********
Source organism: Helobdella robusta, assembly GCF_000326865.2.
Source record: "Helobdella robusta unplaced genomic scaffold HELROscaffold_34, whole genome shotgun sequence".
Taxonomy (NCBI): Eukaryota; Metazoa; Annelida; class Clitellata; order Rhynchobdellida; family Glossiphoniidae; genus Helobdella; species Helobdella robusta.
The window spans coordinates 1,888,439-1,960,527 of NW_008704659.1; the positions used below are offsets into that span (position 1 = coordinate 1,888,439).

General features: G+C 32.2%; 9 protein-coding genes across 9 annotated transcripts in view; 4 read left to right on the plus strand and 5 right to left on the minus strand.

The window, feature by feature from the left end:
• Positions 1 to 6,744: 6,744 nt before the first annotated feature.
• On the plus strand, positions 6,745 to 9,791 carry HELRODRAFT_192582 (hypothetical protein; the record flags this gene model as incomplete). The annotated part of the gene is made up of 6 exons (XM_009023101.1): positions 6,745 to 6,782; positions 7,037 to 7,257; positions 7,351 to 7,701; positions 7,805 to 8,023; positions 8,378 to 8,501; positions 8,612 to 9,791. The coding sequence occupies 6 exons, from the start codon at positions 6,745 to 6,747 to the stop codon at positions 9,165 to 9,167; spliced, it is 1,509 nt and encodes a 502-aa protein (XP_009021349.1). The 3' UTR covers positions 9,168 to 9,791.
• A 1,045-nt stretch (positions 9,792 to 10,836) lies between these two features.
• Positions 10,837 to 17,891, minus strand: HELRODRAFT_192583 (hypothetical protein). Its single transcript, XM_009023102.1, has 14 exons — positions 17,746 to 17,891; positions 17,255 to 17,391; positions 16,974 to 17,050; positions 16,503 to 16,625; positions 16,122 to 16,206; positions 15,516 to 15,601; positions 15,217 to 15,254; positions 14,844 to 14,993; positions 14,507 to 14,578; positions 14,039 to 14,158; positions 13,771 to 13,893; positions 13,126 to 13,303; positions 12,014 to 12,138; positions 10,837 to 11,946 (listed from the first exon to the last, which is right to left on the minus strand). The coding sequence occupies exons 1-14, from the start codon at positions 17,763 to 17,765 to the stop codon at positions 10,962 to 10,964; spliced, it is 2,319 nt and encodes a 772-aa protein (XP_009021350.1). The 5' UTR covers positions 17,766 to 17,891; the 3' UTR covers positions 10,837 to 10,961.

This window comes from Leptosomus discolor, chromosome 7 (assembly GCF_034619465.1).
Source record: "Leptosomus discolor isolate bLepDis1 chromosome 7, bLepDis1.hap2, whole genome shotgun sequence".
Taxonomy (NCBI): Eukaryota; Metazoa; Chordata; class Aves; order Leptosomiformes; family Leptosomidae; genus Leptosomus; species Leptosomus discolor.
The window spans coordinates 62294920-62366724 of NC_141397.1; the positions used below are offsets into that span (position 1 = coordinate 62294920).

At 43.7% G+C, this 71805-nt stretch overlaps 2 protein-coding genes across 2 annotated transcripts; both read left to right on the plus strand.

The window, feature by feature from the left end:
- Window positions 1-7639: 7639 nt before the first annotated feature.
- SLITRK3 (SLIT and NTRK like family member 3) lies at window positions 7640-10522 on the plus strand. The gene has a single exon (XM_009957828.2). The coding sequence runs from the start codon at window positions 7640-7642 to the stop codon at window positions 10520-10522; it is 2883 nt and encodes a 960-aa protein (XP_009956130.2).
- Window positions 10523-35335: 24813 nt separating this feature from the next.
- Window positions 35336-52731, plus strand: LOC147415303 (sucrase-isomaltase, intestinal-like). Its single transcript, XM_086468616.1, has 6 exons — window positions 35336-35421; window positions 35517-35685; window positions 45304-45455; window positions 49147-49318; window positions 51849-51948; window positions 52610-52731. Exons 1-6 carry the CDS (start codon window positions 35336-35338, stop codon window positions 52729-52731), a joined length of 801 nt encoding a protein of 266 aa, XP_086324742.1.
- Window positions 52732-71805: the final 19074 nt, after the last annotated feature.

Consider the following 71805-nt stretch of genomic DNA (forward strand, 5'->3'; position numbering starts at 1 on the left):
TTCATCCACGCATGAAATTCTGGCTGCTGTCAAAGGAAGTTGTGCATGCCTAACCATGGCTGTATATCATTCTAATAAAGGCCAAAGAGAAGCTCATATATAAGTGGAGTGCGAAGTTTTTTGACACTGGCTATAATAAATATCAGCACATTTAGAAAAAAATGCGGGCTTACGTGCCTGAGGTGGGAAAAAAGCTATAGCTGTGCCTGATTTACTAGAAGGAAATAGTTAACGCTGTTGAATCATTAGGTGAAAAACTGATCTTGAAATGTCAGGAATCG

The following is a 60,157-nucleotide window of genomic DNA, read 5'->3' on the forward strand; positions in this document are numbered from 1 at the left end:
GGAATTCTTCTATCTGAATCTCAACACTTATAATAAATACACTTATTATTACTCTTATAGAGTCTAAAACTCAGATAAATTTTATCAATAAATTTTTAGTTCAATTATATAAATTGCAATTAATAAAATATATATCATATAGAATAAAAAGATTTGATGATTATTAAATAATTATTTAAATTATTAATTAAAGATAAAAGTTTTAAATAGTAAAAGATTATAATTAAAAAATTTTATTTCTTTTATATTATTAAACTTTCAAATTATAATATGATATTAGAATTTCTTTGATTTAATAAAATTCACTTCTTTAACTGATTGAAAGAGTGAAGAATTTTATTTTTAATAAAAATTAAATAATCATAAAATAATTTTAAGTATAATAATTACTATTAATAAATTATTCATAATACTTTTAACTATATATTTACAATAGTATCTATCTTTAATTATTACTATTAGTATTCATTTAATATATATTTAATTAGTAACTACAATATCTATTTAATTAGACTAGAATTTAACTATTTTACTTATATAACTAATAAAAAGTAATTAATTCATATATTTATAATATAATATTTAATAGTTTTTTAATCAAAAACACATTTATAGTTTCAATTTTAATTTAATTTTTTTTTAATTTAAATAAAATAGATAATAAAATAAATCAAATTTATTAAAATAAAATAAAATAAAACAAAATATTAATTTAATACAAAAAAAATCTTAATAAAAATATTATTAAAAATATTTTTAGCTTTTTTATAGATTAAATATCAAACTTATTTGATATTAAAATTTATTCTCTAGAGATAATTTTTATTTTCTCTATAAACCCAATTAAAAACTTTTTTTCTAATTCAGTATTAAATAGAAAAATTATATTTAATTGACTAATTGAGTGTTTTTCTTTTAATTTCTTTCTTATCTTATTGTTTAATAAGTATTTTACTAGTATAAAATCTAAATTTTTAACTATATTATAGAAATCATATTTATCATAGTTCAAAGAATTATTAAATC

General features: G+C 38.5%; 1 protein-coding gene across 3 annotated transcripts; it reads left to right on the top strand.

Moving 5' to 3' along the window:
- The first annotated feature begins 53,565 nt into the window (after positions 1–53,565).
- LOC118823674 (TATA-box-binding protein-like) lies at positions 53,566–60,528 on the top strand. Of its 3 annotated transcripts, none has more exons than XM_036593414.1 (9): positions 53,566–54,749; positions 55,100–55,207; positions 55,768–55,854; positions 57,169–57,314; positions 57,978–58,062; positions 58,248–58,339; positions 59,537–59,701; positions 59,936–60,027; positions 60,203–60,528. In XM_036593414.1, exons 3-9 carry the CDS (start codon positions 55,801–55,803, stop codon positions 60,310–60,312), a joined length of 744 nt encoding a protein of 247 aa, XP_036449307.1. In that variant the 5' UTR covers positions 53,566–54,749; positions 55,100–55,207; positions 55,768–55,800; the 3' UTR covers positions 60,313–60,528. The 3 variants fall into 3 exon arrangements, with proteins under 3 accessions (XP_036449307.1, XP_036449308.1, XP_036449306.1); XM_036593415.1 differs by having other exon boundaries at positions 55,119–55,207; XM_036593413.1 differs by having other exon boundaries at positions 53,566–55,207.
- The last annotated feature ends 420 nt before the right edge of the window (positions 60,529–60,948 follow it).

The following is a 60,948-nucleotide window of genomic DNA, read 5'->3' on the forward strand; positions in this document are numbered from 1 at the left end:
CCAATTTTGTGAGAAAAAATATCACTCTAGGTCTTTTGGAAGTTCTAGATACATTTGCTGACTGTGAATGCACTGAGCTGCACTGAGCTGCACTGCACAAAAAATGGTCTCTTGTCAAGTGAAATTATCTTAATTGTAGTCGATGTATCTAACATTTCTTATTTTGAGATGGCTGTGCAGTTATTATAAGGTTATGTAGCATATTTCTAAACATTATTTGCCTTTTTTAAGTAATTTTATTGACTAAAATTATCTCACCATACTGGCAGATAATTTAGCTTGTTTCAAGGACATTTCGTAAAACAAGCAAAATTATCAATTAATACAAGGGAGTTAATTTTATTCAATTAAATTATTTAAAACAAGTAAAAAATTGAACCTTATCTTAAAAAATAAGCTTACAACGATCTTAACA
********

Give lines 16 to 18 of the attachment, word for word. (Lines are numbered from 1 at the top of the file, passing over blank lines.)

The window, feature by feature from the left end:
- Window positions 1-7639: 7639 nt before the first annotated feature.
- SLITRK3 (SLIT and NTRK like family member 3) lies at window positions 7640-10522 on the plus strand. The gene has a single exon (XM_009957828.2). The coding sequence runs from the start codon at window positions 7640-7642 to the stop codon at window positions 10520-10522; it is 2883 nt and encodes a 960-aa protein (XP_009956130.2).